In the case, Jeffery v. Ontario (Director, Family Responsibility Office), the Ontario Superior Court of Justice emphasized that the Family Responsibility Office (“FRO”) has a right to enforce payments. This case illustrates the importance of making sure there are no outstanding payments to the FRO regardless of an agreement or Order between spouses releasing further support obligations.
The applicant, who had been making regular support payments in accordance with the terms of prior court orders, made a payment to the FRO which was rejected by the applicant’s bank on the basis of non-sufficient funds (“NSF”) in the amount on $4,725.25. However the applicant subsequently paid this amount to his wife directly.
The following year, a Court Order was made on consent, that the applicant and his wife had resolved certain issues and also provided that “all child and spousal support arrears and all costs payable by the applicant to the respondent are extinguished.”
The Order did not refer to any monies owing to the FRO and a Notice of Withdrawal from the Family Responsibility Office was subsequently sent to the FRO. However, the FRO, nonetheless continued enforcement proceedings against the applicant.
The applicant brought an Application with the Court and argued that the FRO cannot pursue the amount because it was already paid to his wife and furthermore, that an Order was granted extinguishing support payments.
The respondent argued that the relief sought by the applicant is in the nature of injunctive relief and that the Court has no jurisdiction to grant such relief as the FRO is a Crown agent.
The Court analyzed various legislation, including the Proceeding Against the Crown Act, where at section 14, (1) states that there is no injunction or specific performance against the Crown.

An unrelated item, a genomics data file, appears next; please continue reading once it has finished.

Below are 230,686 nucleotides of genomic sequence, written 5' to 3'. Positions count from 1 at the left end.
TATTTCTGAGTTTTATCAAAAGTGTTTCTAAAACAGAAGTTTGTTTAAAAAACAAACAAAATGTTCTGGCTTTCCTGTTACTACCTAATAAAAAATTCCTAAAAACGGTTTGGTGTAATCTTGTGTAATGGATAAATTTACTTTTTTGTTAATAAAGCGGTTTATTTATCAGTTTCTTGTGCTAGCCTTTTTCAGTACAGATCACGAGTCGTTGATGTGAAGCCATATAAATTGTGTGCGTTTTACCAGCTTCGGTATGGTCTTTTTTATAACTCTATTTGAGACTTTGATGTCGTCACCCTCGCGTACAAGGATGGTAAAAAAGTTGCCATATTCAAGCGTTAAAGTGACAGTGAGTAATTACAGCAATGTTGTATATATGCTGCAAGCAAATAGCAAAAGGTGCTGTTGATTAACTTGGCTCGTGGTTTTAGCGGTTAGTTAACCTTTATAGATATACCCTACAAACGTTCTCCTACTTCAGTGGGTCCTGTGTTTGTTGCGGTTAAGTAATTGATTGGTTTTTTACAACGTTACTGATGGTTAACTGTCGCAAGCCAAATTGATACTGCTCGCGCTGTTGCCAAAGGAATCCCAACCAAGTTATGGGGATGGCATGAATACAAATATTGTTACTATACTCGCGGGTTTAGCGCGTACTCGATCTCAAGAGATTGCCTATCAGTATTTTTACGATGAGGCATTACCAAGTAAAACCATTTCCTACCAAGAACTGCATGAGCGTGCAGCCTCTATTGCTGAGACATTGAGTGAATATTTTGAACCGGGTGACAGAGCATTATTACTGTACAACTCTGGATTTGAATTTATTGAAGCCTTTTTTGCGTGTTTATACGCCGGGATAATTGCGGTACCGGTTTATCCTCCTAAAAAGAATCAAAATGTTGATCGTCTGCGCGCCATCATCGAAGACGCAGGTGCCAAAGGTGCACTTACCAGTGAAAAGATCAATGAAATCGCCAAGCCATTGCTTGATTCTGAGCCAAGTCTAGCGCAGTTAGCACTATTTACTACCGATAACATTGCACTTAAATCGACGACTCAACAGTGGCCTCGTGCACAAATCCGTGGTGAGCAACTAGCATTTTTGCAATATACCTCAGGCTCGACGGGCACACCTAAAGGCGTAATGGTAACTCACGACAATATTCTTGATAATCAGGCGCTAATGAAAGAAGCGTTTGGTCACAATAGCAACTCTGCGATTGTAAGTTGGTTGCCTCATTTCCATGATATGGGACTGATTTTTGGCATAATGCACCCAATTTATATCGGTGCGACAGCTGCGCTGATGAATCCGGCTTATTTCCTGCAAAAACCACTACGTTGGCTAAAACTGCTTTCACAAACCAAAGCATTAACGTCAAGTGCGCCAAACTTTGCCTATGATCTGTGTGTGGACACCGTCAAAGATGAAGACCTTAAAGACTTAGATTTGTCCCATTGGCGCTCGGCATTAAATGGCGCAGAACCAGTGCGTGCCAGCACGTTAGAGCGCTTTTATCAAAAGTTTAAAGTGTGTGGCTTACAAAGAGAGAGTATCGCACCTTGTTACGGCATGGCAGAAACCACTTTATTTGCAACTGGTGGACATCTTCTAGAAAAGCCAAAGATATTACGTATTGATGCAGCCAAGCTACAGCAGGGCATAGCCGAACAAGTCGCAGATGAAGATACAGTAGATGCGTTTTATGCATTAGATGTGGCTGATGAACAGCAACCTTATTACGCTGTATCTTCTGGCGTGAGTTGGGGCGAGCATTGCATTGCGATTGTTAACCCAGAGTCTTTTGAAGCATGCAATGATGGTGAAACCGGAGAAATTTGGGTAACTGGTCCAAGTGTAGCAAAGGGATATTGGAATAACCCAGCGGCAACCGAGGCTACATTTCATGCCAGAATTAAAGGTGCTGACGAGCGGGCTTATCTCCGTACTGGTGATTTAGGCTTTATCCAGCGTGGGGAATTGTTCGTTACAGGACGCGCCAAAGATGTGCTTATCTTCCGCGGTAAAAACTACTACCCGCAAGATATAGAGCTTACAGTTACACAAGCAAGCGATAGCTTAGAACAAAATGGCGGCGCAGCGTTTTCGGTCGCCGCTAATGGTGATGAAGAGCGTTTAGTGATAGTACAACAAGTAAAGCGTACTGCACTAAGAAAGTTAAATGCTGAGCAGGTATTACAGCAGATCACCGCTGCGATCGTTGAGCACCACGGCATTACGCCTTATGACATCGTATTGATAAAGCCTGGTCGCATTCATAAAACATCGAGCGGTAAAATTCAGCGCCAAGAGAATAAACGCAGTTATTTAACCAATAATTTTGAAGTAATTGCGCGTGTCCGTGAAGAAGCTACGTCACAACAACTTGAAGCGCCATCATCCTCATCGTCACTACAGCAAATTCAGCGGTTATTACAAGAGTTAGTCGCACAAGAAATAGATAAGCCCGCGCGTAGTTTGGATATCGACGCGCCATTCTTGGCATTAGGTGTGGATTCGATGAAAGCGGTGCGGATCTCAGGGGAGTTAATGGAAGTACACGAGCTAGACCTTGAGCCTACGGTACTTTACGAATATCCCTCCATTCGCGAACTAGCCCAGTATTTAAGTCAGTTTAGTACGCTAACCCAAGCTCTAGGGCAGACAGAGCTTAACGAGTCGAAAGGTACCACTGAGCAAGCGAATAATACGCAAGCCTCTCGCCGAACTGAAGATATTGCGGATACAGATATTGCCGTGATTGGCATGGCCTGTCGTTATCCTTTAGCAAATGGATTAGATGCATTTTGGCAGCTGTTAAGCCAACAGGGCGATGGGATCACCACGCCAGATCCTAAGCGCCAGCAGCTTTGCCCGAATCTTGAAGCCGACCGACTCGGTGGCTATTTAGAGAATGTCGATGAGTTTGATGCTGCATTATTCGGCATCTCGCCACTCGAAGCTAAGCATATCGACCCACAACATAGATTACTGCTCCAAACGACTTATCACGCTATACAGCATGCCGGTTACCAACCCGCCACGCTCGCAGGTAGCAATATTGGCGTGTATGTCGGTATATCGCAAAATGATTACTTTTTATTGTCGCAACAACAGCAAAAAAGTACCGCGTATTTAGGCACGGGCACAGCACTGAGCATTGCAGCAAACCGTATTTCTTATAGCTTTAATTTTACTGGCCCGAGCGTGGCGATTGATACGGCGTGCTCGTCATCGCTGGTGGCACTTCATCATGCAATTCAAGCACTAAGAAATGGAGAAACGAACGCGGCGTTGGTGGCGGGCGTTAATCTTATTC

The judge also notably mentions the Family Responsibility and Support Arrears Enforcement Act at section 57(2) which states
“despite anything in this Act, the payor shall not be credited with making a payment until the money for that payment is received by the Director and if a payment is made but not honoured, the amount of the payment shall be added to the support arrears owed by the payor.”
In the judge’s view, the NSF payment amounts to a payment “made but not honoured”. The applicant argued that an Order was made terminating support obligations and that the FRO should only enforce support payments that have not been made.
The judge using the decision in Ontario (Director, Family Responsibility Office) v. Kitching, stated that the FRO was not a party to the Order that the Order was between the applicant and his wife and therefore the FRO has “clear jurisdiction to continue to enforce a support deduction order in spite of an order.”
The judge concluded by stating that it is the legislation’s intention that the FRO has a right to continue collection of amounts arising where an NSF cheque is provided to them, and that the FRO may continue to collect any and all monies owing to them.
This case is notable as it acts as a reminder to all counsel and parties, that just because an Order has been made extinguishing support obligations, parties must make sure that there are no outstanding amounts owed to the FRO, as the Order made is between the parties exclusively, and does not include the FRO.